Be visible and look at the camera
Unless otherwise agreed in advance, the candidate must be present at the interview with his camera turned on: “There should be no black screen or photo of the candidate during the interview. In a remote job interview, like in a live one, it is very important to make eye contact, even if it is only virtual. It is important not only to turn on the camera, but also to look at it during the whole interview,” Tilmantaitė reminds. If the interview takes longer, candidates forget, lose focus, start looking about, or even worse, start surfing the Internet. “Although tiredness is understandable, looking out the window during a job interview should be avoided; otherwise, it is the candidate’s profile, but not the face, that is present at the interview. It is very easy to see if the candidate decides to browse the Internet – the constantly changing lighting on the candidate’s face indicates that he is opening additional windows. In this way, you are sending a signal that the interview is not interesting. This can also raise doubts about the candidate’s desire to get a job,” the expert warns.
Avoid an interview with the chin or nape
Although we also feel good at the table, in a chair and even in bed when working remotely, it is a sitting position and a stable computer that are most suitable for a remote job interview. Tilmantaitė remembers cases when interviewees placed their computers in their laps, so when they changed their position, the image also moved, or they chose a beach chair position, while forgetting to set the right angle of the camera: “Although we are used to working with a computer in our laps, we recommend placing it on a solid surface, such as a table, chair or even the floor. There are cases when the computer screen starts to bend while the candidate is lying in bed, and it is his chin or nape but not him who continues to participate in the interview. A stable surface helps to set the most appropriate angle of the camera and avoid the moving image effect,” advises the expert.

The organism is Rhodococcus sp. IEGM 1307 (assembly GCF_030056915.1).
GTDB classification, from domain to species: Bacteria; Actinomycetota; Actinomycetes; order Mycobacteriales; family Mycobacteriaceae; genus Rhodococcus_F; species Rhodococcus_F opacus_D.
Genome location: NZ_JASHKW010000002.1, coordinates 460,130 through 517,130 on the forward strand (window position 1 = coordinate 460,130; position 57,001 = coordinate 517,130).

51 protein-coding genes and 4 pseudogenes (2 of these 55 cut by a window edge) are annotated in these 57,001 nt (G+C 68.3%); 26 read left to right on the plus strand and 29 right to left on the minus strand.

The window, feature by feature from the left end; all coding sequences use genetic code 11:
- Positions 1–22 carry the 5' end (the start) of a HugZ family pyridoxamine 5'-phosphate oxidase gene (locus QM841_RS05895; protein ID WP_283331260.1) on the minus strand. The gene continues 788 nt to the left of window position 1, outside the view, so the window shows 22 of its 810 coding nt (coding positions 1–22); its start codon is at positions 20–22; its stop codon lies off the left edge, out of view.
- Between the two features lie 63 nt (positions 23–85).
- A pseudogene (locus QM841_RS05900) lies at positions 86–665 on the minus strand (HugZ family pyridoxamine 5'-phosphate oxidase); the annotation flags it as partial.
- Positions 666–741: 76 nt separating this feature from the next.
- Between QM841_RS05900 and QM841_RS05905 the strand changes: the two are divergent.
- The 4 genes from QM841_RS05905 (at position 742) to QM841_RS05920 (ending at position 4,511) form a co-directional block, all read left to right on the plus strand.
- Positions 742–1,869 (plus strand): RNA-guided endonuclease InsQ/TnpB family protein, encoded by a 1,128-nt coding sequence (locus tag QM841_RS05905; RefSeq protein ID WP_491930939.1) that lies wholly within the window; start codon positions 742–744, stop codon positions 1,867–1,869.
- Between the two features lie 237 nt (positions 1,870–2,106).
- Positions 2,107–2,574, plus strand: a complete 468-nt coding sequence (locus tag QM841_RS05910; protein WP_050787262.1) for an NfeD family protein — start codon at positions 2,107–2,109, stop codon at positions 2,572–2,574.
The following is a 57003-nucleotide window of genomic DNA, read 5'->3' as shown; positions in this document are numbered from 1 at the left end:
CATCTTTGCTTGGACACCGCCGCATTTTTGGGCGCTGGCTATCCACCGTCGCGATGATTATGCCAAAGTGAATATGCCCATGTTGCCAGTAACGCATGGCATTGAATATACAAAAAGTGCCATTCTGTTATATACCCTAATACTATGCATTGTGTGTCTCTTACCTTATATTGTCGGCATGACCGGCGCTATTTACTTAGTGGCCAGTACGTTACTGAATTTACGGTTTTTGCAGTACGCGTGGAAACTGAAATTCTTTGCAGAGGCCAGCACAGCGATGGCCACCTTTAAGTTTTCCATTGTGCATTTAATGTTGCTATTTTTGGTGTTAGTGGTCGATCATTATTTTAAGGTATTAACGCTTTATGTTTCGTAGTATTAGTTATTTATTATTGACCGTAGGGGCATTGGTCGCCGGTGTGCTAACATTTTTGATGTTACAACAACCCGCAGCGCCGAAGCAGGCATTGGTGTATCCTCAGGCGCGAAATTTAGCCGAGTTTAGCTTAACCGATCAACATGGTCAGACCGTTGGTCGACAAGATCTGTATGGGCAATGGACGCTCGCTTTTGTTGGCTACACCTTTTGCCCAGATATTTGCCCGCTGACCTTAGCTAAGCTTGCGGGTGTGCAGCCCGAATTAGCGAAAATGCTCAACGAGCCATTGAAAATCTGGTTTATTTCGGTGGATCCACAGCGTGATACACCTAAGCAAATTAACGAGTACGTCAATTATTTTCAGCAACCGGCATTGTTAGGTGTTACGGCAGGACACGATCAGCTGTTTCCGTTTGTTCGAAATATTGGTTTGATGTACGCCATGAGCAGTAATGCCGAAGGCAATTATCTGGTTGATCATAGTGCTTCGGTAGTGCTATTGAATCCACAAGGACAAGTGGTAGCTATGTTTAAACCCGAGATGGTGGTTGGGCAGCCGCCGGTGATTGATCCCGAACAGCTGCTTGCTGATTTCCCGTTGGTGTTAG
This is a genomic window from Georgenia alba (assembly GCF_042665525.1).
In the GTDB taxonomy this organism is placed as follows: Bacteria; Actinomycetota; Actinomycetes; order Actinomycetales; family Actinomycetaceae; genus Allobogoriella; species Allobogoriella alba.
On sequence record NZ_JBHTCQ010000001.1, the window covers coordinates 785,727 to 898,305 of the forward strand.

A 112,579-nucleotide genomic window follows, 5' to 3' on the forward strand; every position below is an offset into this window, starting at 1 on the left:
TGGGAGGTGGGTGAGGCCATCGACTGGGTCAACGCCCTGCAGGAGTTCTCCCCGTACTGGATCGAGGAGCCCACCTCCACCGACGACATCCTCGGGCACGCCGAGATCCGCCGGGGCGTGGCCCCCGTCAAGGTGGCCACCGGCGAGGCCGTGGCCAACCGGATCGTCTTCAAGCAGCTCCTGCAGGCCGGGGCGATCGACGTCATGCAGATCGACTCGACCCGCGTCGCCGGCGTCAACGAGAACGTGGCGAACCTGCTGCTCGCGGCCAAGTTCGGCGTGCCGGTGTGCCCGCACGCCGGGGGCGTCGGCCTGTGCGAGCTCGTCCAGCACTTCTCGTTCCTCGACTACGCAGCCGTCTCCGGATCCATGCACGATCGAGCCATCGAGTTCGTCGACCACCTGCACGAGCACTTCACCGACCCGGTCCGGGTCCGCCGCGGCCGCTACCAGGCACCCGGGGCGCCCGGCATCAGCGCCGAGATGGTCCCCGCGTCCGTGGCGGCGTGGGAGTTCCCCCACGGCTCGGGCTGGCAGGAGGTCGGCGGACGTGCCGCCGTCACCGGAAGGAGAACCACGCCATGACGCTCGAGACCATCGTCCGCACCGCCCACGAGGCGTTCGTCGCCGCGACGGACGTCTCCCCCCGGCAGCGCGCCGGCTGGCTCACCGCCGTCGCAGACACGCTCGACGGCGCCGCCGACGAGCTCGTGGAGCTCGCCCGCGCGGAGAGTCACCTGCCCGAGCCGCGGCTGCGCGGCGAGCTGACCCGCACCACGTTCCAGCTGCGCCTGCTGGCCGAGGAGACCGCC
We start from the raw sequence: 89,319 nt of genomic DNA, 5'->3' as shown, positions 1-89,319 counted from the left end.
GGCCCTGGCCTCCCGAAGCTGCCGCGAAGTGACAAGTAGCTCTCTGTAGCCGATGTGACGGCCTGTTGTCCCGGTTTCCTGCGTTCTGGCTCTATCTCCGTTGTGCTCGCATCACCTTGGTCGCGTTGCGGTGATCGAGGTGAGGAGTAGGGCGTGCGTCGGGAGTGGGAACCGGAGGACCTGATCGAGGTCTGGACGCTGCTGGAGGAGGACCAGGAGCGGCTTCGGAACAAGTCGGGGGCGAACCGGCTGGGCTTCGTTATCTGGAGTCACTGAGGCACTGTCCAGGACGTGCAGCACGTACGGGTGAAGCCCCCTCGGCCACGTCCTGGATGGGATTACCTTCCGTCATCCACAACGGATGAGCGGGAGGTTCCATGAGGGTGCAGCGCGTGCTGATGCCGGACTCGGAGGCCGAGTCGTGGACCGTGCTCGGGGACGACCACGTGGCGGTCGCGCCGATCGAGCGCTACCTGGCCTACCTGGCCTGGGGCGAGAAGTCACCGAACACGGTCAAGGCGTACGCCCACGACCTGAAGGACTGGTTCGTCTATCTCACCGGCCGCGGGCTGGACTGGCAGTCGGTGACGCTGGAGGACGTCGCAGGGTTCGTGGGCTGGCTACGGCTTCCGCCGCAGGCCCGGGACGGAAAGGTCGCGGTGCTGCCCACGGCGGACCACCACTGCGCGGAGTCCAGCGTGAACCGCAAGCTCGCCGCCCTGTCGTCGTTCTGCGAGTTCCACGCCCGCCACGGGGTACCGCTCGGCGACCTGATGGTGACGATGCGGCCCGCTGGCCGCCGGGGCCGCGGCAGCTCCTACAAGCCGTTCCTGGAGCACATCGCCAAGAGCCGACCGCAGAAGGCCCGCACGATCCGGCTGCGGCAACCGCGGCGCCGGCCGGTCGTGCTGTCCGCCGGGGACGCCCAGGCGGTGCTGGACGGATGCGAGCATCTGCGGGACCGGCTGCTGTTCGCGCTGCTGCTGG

Do not repeat “I’m not a cat” situations
Tilmantaitė reminds that using bright, moving virtual backgrounds, photos with other people, funny situations or animals should be avoided during a job interview. “I highly recommend not to use any virtual filters – they can make a joke and turn you into a cute cat rather than an experienced professional. Is it funny? Yes, it is. But there is little benefit from this for a job interview,” Tilmantaitė comments on the fun situation with the lawyer who turned into a cat. However, we may face surprises even after consistently checking all the technical settings and ensuring good audio and video quality. “Most of the candidates take part in the interviews from home, where their spouses or partners, children and pets are also present. Very often, they enter the interview unscheduled – and this is perfectly understandable to recruitment experts. It is life, and you do not have to worry too much about it. Everything happens. Even if something unexpected happens – laugh! This will show that you have a sense of humour and can respond promptly to surprises,” advises the recruitment expert.